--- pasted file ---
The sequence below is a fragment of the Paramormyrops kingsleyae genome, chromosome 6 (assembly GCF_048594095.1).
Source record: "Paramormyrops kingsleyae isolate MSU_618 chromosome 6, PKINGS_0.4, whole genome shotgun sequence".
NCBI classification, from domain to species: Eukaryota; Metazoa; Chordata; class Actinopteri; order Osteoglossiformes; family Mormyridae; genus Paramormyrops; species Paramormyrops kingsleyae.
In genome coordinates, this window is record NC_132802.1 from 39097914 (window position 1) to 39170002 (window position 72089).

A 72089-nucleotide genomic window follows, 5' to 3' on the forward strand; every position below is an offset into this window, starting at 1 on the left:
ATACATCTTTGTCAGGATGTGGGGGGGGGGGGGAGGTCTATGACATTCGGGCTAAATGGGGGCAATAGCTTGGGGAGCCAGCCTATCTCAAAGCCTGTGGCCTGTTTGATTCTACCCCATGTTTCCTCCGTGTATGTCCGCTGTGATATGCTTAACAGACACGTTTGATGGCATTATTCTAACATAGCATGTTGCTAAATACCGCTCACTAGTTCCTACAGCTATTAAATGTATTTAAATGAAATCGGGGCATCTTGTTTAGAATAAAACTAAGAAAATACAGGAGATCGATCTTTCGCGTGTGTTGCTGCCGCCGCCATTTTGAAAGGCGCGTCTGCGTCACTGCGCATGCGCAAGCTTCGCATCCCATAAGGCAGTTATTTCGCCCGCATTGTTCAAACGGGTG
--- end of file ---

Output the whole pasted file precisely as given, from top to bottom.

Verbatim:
The sequence below is a fragment of the Paramormyrops kingsleyae genome, chromosome 6 (assembly GCF_048594095.1).
Source record: "Paramormyrops kingsleyae isolate MSU_618 chromosome 6, PKINGS_0.4, whole genome shotgun sequence".
NCBI classification, from domain to species: Eukaryota; Metazoa; Chordata; class Actinopteri; order Osteoglossiformes; family Mormyridae; genus Paramormyrops; species Paramormyrops kingsleyae.
In genome coordinates, this window is record NC_132802.1 from 39097914 (window position 1) to 39170002 (window position 72089).

A 72089-nucleotide genomic window follows, 5' to 3' on the forward strand; every position below is an offset into this window, starting at 1 on the left:
ATACATCTTTGTCAGGATGTGGGGGGGGGGGGGAGGTCTATGACATTCGGGCTAAATGGGGGCAATAGCTTGGGGAGCCAGCCTATCTCAAAGCCTGTGGCCTGTTTGATTCTACCCCATGTTTCCTCCGTGTATGTCCGCTGTGATATGCTTAACAGACACGTTTGATGGCATTATTCTAACATAGCATGTTGCTAAATACCGCTCACTAGTTCCTACAGCTATTAAATGTATTTAAATGAAATCGGGGCATCTTGTTTAGAATAAAACTAAGAAAATACAGGAGATCGATCTTTCGCGTGTGTTGCTGCCGCCGCCATTTTGAAAGGCGCGTCTGCGTCACTGCGCATGCGCAAGCTTCGCATCCCATAAGGCAGTTATTTCGCCCGCATTGTTCAAACGGGTG